Rev. Dr. Thomas Aldworth, Pastor
Rev. Millie Myren, Support Minister
Reflection December 17, 2017
Reflections on The Visitation by Rev. Dr. Thomas Aldworth
A most touching parable found in the opening chapter of Luke’s Gospel is Mary’s visitation to her cousin, Elizabeth. I spoke about this story this past Sunday, December 10. I wish to place a few of my sermon reflections in this week’s Advance. I will not “walk thru” the story as I did on Sunday but will jump to the “heart” of the story.
Christian de Cherge was a Trappist monk and abbot who was martyred by militant Muslims in Algeria in 1996. He, along with six fellow monks, were beheaded. The 2010 French movie, Of Gods and Men, recounts the story of these courageous men of God.
Christian believed that the image of Mary’s Visitation to Elizabeth was vitally important. As recounted in an article by the spiritual writer, Ronald Rolheiser, the Visitation is the key to how “Christians are meant to meet other religions in the world.
“Christianity is carrying Christ and other religions are also carrying something divine, a divine ‘cousin’ … We need each other, everyone on this planet, Christians and non-Christians, Jews and Muslims, Protestants and Roman Catholics, Evangelicals and Unitarians, sincere agnostics and atheists; we need each other to understand (the fullness of) God’s revelation. Nobody understands fully without the other. Thus our interrelations with each other should be born not only out of enthusiasm for the truth we have been given, but it should issue forth too from our lack of the other. Without the other, without recognizing that the other too is carrying the divine, we will, as Christian de Cherge asserts, be unable to truly release our own Magnificat.”
Just as Mary, on the way to Elizabeth, is carrying Christ within her, so we are likewise called to carry Christ through our wounded and divided world. Christ entered us when we gave our lives over to him. But, unfortunately, we, Christians, have failed to carry Christ well. Many Christians have “weaponized” Christianity. The faith is used as a weapon to attack those who do not agree with them.
Too many Christians proclaim themselves as “the saved” over against “the damned.” Our country’s current political climate clearly shows the “fruit” of such Christian seeds of judgment and condemnation - never mind bringing other faiths into this distorted picture!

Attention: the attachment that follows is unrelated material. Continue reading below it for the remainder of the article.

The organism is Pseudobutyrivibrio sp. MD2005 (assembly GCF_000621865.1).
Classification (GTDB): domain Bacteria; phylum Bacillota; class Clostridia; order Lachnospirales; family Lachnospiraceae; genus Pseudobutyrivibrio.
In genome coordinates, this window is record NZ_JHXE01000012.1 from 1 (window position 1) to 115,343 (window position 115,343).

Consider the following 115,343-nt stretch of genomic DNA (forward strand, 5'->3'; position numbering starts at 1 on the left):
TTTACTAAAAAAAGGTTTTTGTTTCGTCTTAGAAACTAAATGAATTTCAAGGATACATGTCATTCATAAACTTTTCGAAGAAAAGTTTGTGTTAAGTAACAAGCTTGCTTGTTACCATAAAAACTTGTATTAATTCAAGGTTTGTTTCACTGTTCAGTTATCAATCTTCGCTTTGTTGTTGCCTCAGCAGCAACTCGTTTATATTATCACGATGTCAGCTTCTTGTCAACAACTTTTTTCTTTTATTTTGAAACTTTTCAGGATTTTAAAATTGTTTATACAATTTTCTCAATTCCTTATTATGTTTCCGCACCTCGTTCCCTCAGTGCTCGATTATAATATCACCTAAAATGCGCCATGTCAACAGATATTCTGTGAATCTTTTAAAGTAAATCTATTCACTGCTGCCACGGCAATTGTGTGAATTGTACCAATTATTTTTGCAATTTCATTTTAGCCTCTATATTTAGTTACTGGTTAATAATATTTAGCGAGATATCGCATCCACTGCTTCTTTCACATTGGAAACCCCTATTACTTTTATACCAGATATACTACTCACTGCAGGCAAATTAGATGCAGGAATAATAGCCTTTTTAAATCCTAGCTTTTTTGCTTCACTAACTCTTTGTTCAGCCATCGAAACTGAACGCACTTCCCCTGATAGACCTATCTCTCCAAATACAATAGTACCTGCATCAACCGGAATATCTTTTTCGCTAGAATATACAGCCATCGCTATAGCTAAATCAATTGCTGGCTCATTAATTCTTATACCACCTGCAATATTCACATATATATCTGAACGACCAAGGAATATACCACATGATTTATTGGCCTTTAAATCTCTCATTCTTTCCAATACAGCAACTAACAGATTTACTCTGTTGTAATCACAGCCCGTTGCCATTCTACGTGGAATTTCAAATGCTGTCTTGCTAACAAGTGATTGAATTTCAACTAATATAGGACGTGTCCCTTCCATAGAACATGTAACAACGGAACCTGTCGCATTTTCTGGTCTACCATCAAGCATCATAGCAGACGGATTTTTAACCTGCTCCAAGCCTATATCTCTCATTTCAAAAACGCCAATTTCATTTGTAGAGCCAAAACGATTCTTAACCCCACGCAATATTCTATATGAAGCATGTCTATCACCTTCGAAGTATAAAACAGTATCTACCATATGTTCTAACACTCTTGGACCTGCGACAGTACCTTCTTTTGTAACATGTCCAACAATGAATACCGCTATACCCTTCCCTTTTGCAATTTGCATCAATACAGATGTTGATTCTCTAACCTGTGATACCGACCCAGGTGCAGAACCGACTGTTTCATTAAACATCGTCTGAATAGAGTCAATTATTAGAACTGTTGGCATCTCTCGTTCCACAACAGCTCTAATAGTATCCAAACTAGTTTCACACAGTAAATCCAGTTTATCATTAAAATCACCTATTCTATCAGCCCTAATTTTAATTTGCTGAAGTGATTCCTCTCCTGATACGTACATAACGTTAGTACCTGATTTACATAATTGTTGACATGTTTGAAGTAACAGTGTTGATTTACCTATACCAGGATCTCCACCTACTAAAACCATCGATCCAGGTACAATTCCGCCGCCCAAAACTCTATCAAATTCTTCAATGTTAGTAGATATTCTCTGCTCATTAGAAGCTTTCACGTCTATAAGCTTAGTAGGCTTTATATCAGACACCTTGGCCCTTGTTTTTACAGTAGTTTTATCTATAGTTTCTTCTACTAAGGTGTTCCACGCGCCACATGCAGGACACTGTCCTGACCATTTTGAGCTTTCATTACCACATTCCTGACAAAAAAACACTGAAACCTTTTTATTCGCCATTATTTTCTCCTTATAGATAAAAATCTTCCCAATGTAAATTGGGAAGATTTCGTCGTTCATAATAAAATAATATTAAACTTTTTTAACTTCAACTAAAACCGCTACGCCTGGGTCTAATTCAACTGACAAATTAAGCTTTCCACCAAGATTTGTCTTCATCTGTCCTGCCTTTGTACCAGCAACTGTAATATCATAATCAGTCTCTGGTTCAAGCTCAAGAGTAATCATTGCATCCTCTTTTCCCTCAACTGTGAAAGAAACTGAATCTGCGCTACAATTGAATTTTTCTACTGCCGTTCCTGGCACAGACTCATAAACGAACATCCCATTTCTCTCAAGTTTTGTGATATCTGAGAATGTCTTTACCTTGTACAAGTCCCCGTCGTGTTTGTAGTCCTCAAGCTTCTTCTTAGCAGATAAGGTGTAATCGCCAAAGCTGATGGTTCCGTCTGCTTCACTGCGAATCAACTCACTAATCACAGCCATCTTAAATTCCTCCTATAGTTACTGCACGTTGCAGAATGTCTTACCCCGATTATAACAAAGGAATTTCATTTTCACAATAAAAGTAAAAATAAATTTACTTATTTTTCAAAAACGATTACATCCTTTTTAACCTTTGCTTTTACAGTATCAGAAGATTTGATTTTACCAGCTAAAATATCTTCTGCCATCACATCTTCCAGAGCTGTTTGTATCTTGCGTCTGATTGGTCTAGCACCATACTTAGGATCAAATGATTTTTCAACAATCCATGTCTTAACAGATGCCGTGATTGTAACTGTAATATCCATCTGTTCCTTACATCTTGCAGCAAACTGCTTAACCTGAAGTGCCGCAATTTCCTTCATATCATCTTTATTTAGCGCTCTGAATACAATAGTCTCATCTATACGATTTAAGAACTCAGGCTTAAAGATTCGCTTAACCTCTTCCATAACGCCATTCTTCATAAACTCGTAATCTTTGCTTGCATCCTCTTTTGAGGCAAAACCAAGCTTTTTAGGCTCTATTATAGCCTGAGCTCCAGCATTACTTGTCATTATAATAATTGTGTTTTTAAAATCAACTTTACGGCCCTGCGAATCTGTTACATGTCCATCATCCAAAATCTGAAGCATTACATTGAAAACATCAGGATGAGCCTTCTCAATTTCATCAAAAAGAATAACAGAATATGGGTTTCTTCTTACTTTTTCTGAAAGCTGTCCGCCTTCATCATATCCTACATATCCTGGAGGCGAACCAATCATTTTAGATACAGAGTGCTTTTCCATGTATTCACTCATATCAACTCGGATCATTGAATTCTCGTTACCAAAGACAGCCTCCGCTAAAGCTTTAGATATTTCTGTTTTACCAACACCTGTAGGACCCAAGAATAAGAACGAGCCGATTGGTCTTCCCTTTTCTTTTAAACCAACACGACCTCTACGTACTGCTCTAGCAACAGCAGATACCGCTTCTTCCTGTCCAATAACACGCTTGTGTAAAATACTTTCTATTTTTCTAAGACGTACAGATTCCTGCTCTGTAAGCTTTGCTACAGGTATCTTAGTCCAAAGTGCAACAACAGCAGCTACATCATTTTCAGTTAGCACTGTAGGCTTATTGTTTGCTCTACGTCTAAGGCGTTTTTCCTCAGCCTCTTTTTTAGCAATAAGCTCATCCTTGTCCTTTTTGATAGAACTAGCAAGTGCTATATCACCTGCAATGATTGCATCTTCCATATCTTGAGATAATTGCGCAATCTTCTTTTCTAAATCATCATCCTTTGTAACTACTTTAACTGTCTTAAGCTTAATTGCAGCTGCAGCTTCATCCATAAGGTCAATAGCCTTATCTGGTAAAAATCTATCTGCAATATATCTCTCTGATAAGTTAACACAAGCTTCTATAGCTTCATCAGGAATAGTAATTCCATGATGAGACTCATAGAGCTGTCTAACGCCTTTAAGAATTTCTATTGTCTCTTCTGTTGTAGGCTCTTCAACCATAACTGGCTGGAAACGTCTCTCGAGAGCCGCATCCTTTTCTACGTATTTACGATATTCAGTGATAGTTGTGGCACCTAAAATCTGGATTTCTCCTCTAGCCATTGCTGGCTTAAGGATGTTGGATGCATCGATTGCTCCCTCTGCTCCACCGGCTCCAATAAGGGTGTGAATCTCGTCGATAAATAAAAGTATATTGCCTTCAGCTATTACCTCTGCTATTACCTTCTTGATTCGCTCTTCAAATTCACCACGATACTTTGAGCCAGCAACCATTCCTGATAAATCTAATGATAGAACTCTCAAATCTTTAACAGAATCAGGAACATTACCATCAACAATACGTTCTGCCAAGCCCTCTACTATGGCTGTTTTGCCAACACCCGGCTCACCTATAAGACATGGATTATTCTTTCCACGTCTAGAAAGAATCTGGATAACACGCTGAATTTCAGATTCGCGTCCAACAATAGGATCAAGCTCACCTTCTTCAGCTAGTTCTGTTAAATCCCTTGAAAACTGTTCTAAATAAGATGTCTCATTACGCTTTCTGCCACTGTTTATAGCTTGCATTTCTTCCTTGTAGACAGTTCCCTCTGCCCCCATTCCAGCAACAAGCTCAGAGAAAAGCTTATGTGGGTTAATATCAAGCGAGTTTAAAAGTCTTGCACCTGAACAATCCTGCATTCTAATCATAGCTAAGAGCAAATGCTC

Main line Christianity - all the established denominations - have largely failed in helping its adherents be touched by the divine, be touched by God, be touched by the Christ. Because of this failure, what the denominations proclaim is a dullish dogma: “Live a moral life, do good deeds, and maybe then you can get to heaven.” Not much there there!
If we come to church to learn how to be good people, good citizens, there may be some value found in such a project. But our young will (and mostly already have) reject such a lame project. If we do not help our young actually experience the Christ - the Christ who entered us when we accepted him - then our religion is hollow. Our faith then is hollow.
Our faith is not what we believe - the stuff that fills our heads. Faith is what fills our hearts (“For where your treasure is, there your heart will be also.” Matt 6:21) Faith is, for me, the willingness to be touched by God, touched primarily by those who carry God into our world.
How does God work in our world? Almost always, God works in our world through us. But most of us keep waiting for the Angel Gabriel to show up! We want God to be showy! But God is almost never showy! Angel annunciations are rare yet one never knows whether one is sitting next to an angel in church or not!
During the week before I preached on the Visitation, I was touched a few times. One evening, by accident (?), I came across a concert by Yusuf/Cat Stevens. Cat Stevens was one of my favorite singers in the early 1970’s. Many of us recall his songs such as “Morning Has Broken” and “Peace Train.”
During the concert, Yusuf/Cat Stevens told a story about how world-wide fame pushed him into becoming a recluse. In 1975, he was swimming off the coast of Brazil. He got caught in a current and was pushed very far from shore. He knew he could not survive. He called out to God to save him with the promise of spending the rest of his life in service to God. A wave pushed him gradually back to shore and he kept to his promise. Did God “save” Cat Stevens? Who is to know except God alone. Yet the story touched me deeply.
This past Saturday, I accidentally (?) watched the last hour or so of the 2016 wonderful movie, “Hidden Figures.” This is a movie everyone should see if they have not already done so. I first saw it with my son, Mark, last January in Boston.
Watching it again, I was touched by the courage and dedication of the African-American women who had such an impact on our country’s space program. The movie brought tears to my eyes. This is how God works within us and among us!
Each of us - you and I - are carrying Christ. We are pregnant with Christ. We are pregnant with the divine. But most of us just don’t know it!
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